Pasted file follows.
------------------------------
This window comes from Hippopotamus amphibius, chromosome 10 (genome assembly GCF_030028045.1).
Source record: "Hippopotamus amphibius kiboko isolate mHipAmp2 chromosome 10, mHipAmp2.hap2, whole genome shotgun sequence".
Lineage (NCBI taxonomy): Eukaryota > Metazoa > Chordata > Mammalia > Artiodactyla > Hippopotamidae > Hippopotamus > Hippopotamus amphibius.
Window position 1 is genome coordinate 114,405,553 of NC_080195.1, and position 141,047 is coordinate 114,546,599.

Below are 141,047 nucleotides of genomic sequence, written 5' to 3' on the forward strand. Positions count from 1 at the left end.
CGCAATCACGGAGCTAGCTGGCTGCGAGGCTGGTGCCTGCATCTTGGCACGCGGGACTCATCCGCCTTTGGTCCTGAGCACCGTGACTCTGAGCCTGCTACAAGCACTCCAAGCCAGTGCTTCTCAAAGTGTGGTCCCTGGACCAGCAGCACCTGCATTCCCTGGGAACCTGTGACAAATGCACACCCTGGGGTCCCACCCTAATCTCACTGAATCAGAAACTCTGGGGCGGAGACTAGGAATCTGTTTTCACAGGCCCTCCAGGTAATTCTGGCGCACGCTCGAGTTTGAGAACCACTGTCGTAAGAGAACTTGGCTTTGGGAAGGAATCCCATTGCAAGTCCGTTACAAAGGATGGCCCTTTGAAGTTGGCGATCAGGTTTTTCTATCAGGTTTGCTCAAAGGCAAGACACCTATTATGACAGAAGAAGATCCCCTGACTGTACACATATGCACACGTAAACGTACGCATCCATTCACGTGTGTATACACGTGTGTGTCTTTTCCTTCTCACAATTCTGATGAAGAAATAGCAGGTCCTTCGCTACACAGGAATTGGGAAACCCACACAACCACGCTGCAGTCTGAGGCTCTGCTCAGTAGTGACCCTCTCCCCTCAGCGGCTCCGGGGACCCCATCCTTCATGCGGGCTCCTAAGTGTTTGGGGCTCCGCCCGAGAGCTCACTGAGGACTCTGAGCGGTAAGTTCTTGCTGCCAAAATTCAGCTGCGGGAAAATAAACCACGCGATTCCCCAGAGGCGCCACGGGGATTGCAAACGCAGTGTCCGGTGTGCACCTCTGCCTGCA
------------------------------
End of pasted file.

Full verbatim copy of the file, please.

This window comes from Hippopotamus amphibius, chromosome 10 (genome assembly GCF_030028045.1).
Source record: "Hippopotamus amphibius kiboko isolate mHipAmp2 chromosome 10, mHipAmp2.hap2, whole genome shotgun sequence".
Lineage (NCBI taxonomy): Eukaryota > Metazoa > Chordata > Mammalia > Artiodactyla > Hippopotamidae > Hippopotamus > Hippopotamus amphibius.
Window position 1 is genome coordinate 114,405,553 of NC_080195.1, and position 141,047 is coordinate 114,546,599.

Below are 141,047 nucleotides of genomic sequence, written 5' to 3' on the forward strand. Positions count from 1 at the left end.
CGCAATCACGGAGCTAGCTGGCTGCGAGGCTGGTGCCTGCATCTTGGCACGCGGGACTCATCCGCCTTTGGTCCTGAGCACCGTGACTCTGAGCCTGCTACAAGCACTCCAAGCCAGTGCTTCTCAAAGTGTGGTCCCTGGACCAGCAGCACCTGCATTCCCTGGGAACCTGTGACAAATGCACACCCTGGGGTCCCACCCTAATCTCACTGAATCAGAAACTCTGGGGCGGAGACTAGGAATCTGTTTTCACAGGCCCTCCAGGTAATTCTGGCGCACGCTCGAGTTTGAGAACCACTGTCGTAAGAGAACTTGGCTTTGGGAAGGAATCCCATTGCAAGTCCGTTACAAAGGATGGCCCTTTGAAGTTGGCGATCAGGTTTTTCTATCAGGTTTGCTCAAAGGCAAGACACCTATTATGACAGAAGAAGATCCCCTGACTGTACACATATGCACACGTAAACGTACGCATCCATTCACGTGTGTATACACGTGTGTGTCTTTTCCTTCTCACAATTCTGATGAAGAAATAGCAGGTCCTTCGCTACACAGGAATTGGGAAACCCACACAACCACGCTGCAGTCTGAGGCTCTGCTCAGTAGTGACCCTCTCCCCTCAGCGGCTCCGGGGACCCCATCCTTCATGCGGGCTCCTAAGTGTTTGGGGCTCCGCCCGAGAGCTCACTGAGGACTCTGAGCGGTAAGTTCTTGCTGCCAAAATTCAGCTGCGGGAAAATAAACCACGCGATTCCCCAGAGGCGCCACGGGGATTGCAAACGCAGTGTCCGGTGTGCACCTCTGCCTGCA